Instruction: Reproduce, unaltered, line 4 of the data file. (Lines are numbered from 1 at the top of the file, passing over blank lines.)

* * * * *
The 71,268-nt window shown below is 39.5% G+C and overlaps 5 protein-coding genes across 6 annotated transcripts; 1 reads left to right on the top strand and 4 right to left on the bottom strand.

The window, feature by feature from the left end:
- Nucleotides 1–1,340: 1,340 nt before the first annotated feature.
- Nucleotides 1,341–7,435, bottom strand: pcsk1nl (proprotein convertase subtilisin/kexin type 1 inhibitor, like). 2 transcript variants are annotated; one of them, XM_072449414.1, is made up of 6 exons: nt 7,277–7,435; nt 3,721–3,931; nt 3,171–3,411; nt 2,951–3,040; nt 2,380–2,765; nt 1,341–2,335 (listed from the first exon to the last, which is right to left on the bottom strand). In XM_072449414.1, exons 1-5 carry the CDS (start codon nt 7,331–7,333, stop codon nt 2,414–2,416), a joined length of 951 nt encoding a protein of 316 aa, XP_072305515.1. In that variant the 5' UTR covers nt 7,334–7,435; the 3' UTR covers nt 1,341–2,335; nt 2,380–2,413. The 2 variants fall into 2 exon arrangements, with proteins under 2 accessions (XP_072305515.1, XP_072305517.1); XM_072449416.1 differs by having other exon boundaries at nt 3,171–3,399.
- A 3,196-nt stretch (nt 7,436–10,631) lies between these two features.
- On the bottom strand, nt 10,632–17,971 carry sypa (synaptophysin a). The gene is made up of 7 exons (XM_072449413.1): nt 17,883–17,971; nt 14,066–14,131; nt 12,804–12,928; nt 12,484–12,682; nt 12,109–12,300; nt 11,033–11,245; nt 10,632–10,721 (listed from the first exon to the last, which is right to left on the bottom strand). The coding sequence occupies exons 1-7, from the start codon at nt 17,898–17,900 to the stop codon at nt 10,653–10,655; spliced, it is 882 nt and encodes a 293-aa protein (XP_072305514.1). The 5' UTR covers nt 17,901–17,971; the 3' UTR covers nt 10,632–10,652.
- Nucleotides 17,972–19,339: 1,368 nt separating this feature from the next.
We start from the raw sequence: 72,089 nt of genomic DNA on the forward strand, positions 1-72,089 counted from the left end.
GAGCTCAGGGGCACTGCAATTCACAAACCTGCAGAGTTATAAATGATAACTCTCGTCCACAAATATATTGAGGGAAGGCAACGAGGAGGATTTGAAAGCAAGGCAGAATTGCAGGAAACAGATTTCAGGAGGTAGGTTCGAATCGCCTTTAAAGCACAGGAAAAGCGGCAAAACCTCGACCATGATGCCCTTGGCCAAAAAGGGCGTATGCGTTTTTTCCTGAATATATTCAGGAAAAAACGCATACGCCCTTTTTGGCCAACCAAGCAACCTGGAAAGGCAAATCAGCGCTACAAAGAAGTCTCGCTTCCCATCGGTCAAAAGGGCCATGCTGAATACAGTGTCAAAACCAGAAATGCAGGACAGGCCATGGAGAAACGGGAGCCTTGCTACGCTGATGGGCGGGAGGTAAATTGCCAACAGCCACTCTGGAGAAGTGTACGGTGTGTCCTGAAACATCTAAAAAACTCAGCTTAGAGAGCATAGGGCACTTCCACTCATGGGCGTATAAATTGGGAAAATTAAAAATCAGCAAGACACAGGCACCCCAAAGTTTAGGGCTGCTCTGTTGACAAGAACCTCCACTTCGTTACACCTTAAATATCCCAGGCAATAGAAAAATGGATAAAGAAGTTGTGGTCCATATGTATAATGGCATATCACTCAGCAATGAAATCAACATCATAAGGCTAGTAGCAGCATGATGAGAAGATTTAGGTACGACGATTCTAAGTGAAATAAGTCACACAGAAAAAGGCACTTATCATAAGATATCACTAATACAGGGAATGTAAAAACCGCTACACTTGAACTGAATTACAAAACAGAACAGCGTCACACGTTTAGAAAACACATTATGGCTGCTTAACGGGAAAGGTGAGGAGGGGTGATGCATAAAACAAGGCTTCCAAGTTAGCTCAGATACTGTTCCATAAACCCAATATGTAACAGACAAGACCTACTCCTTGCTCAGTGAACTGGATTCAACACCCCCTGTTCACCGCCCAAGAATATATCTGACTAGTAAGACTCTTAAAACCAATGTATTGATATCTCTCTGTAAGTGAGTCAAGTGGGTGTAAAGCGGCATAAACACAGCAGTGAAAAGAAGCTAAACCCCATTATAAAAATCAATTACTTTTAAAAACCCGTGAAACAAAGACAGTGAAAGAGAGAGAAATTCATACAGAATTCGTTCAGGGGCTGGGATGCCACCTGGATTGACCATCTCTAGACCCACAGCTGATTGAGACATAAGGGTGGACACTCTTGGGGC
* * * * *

- Nucleotides 1,341–7,435, bottom strand: pcsk1nl (proprotein convertase subtilisin/kexin type 1 inhibitor, like). 2 transcript variants are annotated; one of them, XM_072449414.1, is made up of 6 exons: nt 7,277–7,435; nt 3,721–3,931; nt 3,171–3,411; nt 2,951–3,040; nt 2,380–2,765; nt 1,341–2,335 (listed from the first exon to the last, which is right to left on the bottom strand). In XM_072449414.1, exons 1-5 carry the CDS (start codon nt 7,331–7,333, stop codon nt 2,414–2,416), a joined length of 951 nt encoding a protein of 316 aa, XP_072305515.1. In that variant the 5' UTR covers nt 7,334–7,435; the 3' UTR covers nt 1,341–2,335; nt 2,380–2,413. The 2 variants fall into 2 exon arrangements, with proteins under 2 accessions (XP_072305515.1, XP_072305517.1); XM_072449416.1 differs by having other exon boundaries at nt 3,171–3,399.